Chassis 0192ET would continue to race all the way into the 1960s. Its final race would be in 1966. All during that period of time, the car would be owned and campaigned by Mr. Evangelista. Before its racing career would come to an end in 1966, the Ferrari 225 Sport Spyder would go on to finish 2nd one more time. That incredible result would come in 1963 at the Premio Ciudad de Chascomus.
After its last race in 1966, the car would be stored away in Venado Turto near Buenos Aires. It would remain in storage until 1980 when it would be acquired by Hector Mendizabal. When acquired by Mendizabal, the 225 would look a far cry from how it did when it left Carrozzeria Vignale. The car would have a yellow stripe running along the side of both sides of the car. It would also have some other kind of yellow decoration along the flanks. However, the most brazen piece of artwork attached to the clean Vignale design would be the words 'Ferrari V12'.
Mendizabal would acquire the car but would ship it back to Italy, where it would come into the hands of Giuseppe Bianchini. Perhaps utterly shocked by the sight, Biachini would immediately begin restorative efforts to the 225 Sport Spyder. This would begin in 1983. The body would be restored by Carrozzeria Casella of Torino. While with Carrozzeria Casella, the exterior would be refinished in a dark red. While that was going on, the mechanical restoration was in the hands of Gianni Torelli of Campagnolo-Reggio Emilia.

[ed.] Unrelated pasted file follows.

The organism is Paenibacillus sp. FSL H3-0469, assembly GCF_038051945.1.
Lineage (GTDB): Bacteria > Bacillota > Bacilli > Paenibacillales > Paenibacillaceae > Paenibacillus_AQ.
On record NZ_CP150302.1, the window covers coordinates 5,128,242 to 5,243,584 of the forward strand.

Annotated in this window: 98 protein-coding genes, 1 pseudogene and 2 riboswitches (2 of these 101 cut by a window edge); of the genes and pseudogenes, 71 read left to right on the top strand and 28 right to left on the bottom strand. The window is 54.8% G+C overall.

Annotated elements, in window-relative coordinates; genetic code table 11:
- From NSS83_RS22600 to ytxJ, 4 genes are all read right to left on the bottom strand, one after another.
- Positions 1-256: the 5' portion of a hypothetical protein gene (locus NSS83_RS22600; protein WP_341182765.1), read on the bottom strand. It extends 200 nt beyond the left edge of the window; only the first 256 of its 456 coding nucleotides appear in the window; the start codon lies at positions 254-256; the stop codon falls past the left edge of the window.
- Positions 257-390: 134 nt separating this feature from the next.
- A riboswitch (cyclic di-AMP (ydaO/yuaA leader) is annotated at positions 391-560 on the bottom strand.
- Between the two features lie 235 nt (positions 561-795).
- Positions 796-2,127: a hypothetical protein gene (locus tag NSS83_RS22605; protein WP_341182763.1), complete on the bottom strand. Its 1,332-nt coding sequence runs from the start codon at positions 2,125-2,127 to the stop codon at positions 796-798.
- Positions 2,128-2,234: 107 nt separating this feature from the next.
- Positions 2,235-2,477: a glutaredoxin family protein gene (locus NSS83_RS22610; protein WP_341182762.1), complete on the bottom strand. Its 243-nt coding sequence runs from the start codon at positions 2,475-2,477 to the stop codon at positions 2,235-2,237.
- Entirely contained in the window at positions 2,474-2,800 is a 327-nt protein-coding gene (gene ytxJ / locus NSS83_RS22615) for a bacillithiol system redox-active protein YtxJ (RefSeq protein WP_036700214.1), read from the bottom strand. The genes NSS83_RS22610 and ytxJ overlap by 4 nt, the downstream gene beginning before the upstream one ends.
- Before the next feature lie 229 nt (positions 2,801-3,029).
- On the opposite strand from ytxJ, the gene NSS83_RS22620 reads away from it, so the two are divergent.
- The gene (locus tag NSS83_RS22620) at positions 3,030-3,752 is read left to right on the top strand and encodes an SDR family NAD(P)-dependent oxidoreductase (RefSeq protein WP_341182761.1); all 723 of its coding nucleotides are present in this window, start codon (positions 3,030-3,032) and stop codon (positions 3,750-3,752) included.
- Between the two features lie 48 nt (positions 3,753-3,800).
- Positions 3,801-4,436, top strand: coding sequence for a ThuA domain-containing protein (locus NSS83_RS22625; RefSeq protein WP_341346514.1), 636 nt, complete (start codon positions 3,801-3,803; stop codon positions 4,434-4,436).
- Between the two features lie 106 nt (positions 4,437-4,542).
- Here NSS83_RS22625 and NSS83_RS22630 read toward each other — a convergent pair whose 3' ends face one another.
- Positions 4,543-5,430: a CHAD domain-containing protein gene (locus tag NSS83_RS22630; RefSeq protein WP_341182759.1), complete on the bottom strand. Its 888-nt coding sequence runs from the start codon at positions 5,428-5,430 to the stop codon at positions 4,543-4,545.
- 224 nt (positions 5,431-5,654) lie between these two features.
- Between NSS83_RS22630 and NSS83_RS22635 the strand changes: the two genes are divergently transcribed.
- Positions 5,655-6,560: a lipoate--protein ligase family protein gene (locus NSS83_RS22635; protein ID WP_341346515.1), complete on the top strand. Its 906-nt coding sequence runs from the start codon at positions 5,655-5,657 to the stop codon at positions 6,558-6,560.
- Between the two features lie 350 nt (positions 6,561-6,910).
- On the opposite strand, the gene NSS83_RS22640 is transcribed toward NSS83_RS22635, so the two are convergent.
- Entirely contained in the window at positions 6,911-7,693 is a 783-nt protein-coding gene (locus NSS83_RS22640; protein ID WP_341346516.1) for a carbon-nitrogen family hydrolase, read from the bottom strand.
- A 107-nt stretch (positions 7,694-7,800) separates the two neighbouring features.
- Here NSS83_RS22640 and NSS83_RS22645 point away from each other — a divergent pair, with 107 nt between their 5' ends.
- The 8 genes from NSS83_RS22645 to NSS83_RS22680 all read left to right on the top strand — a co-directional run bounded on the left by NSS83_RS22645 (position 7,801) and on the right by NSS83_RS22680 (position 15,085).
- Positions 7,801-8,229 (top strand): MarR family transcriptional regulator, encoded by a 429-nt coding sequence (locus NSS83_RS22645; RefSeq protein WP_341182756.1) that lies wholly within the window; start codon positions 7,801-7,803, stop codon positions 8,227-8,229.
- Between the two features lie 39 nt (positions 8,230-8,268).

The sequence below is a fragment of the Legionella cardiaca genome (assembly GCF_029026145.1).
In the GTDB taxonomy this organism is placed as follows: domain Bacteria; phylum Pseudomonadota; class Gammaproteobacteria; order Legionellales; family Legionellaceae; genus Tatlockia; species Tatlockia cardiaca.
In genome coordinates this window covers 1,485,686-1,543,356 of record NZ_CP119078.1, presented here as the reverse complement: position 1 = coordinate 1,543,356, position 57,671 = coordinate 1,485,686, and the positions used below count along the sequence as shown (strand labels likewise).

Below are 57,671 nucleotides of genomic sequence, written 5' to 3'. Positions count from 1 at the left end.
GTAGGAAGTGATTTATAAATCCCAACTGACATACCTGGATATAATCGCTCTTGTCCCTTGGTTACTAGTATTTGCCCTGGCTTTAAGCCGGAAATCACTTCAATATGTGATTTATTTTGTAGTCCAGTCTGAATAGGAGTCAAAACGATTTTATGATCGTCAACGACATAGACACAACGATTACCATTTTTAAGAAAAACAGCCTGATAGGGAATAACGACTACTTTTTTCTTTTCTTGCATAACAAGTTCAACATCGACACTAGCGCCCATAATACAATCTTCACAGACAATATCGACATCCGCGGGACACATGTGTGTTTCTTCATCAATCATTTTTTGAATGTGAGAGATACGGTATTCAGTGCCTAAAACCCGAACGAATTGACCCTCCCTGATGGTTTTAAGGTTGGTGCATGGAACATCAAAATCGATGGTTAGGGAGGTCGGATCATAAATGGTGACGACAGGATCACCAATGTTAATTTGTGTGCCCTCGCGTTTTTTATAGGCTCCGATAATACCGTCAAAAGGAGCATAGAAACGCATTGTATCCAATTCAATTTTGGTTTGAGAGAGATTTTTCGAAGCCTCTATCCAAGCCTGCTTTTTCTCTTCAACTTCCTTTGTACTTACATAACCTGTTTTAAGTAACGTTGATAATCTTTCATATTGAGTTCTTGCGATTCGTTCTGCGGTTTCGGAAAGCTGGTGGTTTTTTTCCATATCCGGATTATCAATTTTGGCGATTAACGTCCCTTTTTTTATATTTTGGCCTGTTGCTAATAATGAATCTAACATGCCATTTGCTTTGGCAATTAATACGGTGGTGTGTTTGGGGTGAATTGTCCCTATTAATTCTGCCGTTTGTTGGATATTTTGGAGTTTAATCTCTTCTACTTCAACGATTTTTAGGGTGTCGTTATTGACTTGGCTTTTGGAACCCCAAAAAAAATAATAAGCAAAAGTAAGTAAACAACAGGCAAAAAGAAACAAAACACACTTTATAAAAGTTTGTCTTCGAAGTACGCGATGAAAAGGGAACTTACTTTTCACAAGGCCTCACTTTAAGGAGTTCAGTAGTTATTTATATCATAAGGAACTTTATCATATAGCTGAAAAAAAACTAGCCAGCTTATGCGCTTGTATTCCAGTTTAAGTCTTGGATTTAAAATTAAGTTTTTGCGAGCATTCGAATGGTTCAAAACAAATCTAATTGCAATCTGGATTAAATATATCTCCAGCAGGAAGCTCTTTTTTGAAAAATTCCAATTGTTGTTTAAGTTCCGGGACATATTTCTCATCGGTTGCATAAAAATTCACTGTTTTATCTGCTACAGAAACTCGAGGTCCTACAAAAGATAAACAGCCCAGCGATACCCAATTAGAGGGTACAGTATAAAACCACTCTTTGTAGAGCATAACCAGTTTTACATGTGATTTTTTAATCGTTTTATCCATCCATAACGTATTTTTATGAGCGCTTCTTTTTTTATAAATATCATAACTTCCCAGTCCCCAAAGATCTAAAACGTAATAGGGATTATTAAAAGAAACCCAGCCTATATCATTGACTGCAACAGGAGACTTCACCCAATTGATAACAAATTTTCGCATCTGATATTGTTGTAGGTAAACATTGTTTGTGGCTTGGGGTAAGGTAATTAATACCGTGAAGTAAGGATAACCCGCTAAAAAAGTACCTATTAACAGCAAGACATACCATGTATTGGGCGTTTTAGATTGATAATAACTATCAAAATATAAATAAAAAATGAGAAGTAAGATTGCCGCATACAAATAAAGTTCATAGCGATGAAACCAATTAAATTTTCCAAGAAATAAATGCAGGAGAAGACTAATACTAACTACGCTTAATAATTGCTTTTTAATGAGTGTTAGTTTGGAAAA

The entire work would take more than a couple of years. However, when it finally emerged in 1986 the car would find itself in just about as equally ambitious a vintage racing career as it had been when actively racing. Biachini would use the car to take part in the Mille Miglia some five times. He would also take part in the AvD-Oldtimer-Grand Prix. He would then sell the car in 1991.
In 1991, 0192ET would make its way to yet another new owner. This owner would successfully compete with the car before selling it to Olivier Cazalieres of Paris, France. In 1996, the car would undergo yet another mechanical restoration, this time performed by AG Racing of Nice, France. When completed, the car would return to take part in the Mille Miglia some 12 years after its first attempt back in 1986. It would also go on to take part in such races as the Ferrari Shell Historic Challenge, Coys International Historic Race Festival, the Tour Auto and the L'Age d'Or. In 1999, the car would be featured in an article in the French magazine Auto Passion. The car would even be put on display in a special Ferrari exhibit at Paris' Retromobile show.